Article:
USA: Florida’s new governor makes welcome moves – by Mohamed Hamaludin

– by Mohamed Hamaludin

They came to be known as the Groveland Four – African American youths living in Lake County in 1949 whom a 17-year-old white girl falsely accused of rape. One of them, Ernest Thomas, fled and a 1,000-strong posse hunted him down and shot him 400 times after finding him sleeping under a tree, the Associated Press recently recounted. Walter Irvin and Samuel Shepherd were sentenced to death and Charles Greenlee to life in prison but future U.S. Supreme Court Justice Thurgood Marshall won them a new trial.

Lake County Sheriff Willis McCall shot Irvin and Shepherd, claiming they tried to escape, while being handcuffed. Shepherd died but Irvin survived, although, the AP pointed out, an ambulance refused to take him to a hospital because he was black. He was again convicted, was paroled in 1968 and was found dead in his car as he drove back to Lake County for a funeral in 1969. Greenlee was paroled in 1960 and died in 2012.    

It took 68 years for an apology to be issued to the men’s relatives by the Legislature which asked then Gov. Rick Scott to pardon them but he did not.  Newly elected Gov. Ron DeSantis, a Republican like Scott, and his Cabinet, at their first meeting on Friday, posthumously pardoned the Groveland Four.

Also on Friday, the new governor appointed Gregory Tony the first African American sheriff of Broward County after suspending Scott Israel over his handling of the Marjorie Stoneman Douglas High School mass killings.

And, despite grumbling by some Republicans, DeSantis did not block implementation of Amendment 4, clearing the way for the restoration of civil rights, including the right to vote, for 1.2 million ex-felons, among them 400,000 African Americans. Now only three states still have laws that permanently bar former felons from having their rights restored: Kentucky, Iowa and Virginia.

If DeSantis wanted to atone for the racist overtones of his campaign, his early steps are not bad for a candidate who cautioned his supporters not to “monkey up” things as he faced African American Andrew Gillum. It is a pity that his tenure is starting with no African American Supreme Court justice; none was submitted by the Judicial Nominating Commission – which is something he should look into.

DeSantis is no progressive and he is certain to adopt conservative policies, some probably extremist, but he has also taken commendable steps to address Florida’s environmental problems, something Scott vehemently opposed. And if he is so inclined, there is a wish list to draw from, such as opposing a bill from State Rep. Mike Hill, R-Pensacola, to ban the removal of any monument — including Confederate symbols — from public places. Hill, an Air Force veteran, is the first African American elected to the Legislature since Reconstruction, Miami New Times noted.

He can also oppose another bill from Mike Hill — who seems to be claiming the mantle of Allen West, another African American rightwinger — to rescind the modest gun control law which the Legislature passed after the Douglas High massacre raising the age for buying a rifle to 21, mandating a three-day waiting period to buy a rifle and making it easier for police to seize guns from people deemed dangerous.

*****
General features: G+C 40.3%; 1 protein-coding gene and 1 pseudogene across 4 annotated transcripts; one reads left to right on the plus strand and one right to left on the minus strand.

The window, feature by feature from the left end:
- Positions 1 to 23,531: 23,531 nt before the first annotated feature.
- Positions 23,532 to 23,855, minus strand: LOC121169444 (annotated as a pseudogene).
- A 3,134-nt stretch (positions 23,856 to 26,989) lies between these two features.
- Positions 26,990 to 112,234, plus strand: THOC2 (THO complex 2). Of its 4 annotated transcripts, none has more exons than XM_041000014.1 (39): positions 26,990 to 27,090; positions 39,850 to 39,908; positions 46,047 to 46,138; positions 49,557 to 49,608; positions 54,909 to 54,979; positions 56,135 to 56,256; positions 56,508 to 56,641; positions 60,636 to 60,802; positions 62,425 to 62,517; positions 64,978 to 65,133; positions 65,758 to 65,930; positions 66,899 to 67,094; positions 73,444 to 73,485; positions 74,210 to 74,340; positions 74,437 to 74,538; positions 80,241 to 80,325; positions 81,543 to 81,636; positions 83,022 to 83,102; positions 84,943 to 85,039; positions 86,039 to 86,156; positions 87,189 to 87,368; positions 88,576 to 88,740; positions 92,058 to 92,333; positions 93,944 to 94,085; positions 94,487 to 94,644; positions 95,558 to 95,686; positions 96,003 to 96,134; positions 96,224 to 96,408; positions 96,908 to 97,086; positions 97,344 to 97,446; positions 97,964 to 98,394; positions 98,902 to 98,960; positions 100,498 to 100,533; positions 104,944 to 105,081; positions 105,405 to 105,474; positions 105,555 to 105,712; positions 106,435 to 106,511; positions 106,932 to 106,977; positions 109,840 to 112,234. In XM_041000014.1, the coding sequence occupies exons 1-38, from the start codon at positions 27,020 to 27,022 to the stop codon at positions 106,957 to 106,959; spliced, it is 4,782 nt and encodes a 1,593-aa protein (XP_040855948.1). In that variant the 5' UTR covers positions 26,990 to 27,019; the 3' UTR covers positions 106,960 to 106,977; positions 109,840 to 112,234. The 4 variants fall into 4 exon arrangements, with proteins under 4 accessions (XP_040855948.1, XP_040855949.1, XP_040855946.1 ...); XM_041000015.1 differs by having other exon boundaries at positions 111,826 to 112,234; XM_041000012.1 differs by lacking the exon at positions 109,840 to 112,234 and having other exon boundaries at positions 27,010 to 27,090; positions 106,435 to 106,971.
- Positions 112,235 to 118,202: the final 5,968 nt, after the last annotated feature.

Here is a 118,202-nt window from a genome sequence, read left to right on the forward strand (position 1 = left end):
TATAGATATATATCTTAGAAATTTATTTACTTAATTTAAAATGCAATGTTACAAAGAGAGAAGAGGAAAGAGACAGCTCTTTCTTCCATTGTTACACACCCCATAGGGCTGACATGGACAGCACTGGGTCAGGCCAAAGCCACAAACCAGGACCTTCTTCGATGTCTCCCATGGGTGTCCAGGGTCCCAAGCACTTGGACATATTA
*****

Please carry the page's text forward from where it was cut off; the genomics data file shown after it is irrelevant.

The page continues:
Criminal justice reform should also be high on his agenda. A good point of reference is Washington state Gov. Jay Inslee’s pardon of 3,500 non-violent drug offenders. But Florida needs a wider approach. The state has the second highest rate of incarceration, after Texas, according to the Florida Policy Institute. Including “one of the largest populations of mentally ill and drug-addicted individuals in its prisons.”

The Affordable Care Act, a winning issue for Democrats in the mid-term elections, especially its coverage for pre-existing conditions, deserves a second look. Scott rejected $1.9 billion in federal funding to expand the state’s Medicaid program and dragged Florida into a legal challenge to the law popularly known as Obamacare.

DeSantis campaigned on a promise that “no person should be denied access to medical care based on the existence of a pre-existing condition,” the Tampa Bay Times reported, but, while he was in Congress, he voted to repeal the law and replace it. A growing number of elected officials nationally are planning to expand coverage to the uninsured, including Washington state’s Inslee, California’s new governor Gavin Newsome and New York Mayor Bill de Blasio. So too are leaders in Colorado, Nevada and New Mexico. Those are all Democrats but, as Republicans are finding out, health insurance knows no partisanship.

The governor should also look at electoral gerrymandering and how elections are conducted. This would be a really bold move because it could put the Republicans’ stranglehold on state government in jeopardy. But, as DeSantis’ 0.41 percent win showed, manipulation of the system does not necessarily guarantee victory. If he is aiming for the 33 percent of Floridians who are independent voters, this is an area to consider.

Who knows? Perhaps Florida may one day repeat what Harris County, Texas, did after the Nov. 6 election: simultaneously swearing into office 17 black women as judges. Yep, 17 – and in Texas.


Mohamed Hamaludin is a Guyana-born journalist who  worked for several years at The Chronicle in the 1970s and on publications in the Cayman Islands and Turks and Caicos Islands before emigrating to the United States in 1984 where he worked at The Miami Times, the Miami Herald and the South Florida Times.  Though now retired, he writes a commentary every week or two for The South Florida Times ( in which the above column first appeared. He may be reached at


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